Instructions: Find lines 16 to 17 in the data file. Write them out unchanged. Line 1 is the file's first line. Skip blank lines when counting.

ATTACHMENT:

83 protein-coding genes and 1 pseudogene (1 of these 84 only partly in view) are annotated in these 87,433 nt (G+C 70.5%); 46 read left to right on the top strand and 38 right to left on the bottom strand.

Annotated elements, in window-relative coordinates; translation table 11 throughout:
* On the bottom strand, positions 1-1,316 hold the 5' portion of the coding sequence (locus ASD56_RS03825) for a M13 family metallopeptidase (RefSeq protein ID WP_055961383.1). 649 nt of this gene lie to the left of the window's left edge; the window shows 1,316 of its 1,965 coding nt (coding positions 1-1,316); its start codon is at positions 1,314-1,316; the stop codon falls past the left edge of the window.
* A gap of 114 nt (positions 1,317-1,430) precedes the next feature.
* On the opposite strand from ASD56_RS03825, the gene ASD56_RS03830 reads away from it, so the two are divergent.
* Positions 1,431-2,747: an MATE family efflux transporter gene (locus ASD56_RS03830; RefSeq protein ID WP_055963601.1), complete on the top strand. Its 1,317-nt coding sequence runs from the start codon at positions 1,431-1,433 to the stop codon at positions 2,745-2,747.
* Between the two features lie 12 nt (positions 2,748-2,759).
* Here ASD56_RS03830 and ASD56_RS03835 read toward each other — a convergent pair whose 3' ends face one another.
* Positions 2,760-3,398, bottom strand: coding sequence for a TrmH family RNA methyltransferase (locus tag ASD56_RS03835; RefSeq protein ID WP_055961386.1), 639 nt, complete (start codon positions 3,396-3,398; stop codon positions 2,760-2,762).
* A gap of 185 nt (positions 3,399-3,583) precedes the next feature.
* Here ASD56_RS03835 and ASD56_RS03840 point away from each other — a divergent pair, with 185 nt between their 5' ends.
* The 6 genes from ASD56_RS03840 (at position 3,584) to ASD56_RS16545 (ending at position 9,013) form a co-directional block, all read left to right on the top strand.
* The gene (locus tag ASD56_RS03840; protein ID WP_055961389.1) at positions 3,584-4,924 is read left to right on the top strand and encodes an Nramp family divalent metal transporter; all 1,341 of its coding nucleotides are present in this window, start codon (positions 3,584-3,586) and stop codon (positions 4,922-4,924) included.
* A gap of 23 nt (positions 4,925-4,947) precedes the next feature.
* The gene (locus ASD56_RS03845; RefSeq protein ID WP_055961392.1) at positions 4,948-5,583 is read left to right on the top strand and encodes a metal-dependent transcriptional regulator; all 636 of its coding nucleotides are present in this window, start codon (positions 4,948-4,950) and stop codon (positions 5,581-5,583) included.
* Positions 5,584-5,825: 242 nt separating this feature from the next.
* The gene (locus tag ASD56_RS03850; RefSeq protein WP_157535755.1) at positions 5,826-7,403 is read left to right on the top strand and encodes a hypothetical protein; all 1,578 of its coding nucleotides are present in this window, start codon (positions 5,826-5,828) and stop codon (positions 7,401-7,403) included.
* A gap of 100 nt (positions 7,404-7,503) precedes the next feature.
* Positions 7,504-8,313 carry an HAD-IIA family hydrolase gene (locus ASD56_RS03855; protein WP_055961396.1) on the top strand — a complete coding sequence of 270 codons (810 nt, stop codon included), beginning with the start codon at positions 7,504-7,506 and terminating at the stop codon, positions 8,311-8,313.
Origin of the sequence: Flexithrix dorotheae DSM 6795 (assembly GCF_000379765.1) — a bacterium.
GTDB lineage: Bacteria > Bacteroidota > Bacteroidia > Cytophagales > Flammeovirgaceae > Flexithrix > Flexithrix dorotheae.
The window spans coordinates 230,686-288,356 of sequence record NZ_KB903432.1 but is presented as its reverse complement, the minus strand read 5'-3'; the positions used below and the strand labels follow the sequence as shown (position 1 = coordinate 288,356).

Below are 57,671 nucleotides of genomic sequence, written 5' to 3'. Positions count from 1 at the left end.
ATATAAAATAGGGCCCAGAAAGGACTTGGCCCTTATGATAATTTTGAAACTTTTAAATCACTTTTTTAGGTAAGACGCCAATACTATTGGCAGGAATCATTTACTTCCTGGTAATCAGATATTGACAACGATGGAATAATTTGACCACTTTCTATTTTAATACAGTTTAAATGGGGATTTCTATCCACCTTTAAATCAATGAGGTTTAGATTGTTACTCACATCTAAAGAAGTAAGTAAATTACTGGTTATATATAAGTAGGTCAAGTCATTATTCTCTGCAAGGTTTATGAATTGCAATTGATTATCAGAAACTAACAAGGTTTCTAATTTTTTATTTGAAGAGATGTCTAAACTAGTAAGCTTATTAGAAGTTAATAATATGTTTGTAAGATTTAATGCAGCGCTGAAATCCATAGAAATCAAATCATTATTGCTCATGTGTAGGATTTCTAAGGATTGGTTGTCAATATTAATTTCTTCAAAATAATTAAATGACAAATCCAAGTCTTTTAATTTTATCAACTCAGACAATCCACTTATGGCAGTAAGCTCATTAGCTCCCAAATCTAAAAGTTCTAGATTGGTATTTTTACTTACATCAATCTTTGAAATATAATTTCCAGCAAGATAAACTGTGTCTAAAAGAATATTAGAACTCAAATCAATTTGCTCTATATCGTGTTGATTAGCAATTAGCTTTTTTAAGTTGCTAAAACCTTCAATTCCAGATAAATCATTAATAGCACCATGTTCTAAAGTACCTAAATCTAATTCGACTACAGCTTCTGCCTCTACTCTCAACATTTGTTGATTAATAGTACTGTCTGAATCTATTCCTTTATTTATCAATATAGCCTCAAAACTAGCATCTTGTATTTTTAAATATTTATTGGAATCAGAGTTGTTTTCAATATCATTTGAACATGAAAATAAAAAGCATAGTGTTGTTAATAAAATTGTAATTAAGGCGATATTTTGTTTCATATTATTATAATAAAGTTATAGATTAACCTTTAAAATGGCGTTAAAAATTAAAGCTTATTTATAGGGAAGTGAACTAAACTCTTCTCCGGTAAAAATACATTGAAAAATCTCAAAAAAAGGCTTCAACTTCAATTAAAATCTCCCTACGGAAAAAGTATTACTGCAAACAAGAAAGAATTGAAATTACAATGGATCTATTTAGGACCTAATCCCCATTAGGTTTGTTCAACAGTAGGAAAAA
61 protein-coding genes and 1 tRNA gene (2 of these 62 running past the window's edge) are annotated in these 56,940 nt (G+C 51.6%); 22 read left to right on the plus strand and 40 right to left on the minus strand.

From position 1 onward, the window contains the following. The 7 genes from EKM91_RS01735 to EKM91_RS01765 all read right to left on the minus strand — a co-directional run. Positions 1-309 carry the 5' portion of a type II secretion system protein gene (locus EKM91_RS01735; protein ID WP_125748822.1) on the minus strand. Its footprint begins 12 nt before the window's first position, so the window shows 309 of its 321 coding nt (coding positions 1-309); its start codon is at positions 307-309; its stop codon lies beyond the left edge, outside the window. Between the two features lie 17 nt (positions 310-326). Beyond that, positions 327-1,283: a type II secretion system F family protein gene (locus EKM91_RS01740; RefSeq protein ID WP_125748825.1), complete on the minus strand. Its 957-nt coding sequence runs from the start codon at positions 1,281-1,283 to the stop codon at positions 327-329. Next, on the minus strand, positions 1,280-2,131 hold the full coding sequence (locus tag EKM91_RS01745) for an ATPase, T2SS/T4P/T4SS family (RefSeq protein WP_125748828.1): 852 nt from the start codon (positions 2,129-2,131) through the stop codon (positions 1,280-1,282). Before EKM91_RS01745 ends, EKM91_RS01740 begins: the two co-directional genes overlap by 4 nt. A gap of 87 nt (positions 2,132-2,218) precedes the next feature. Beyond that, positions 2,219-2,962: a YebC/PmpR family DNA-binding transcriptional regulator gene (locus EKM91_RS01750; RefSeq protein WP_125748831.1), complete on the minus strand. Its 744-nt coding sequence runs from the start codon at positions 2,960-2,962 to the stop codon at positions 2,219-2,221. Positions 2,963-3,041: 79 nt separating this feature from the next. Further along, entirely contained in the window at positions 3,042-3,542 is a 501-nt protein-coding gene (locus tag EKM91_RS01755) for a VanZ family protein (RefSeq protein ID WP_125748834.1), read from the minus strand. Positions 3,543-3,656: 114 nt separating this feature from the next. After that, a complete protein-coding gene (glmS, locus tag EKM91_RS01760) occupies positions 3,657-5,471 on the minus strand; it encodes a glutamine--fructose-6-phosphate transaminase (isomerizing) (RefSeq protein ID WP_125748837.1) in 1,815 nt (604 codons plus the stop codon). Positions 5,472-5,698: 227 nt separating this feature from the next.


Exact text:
* Positions 5,584-5,825: 242 nt separating this feature from the next.
* The gene (locus tag ASD56_RS03850; RefSeq protein WP_157535755.1) at positions 5,826-7,403 is read left to right on the top strand and encodes a hypothetical protein; all 1,578 of its coding nucleotides are present in this window, start codon (positions 5,826-5,828) and stop codon (positions 7,401-7,403) included.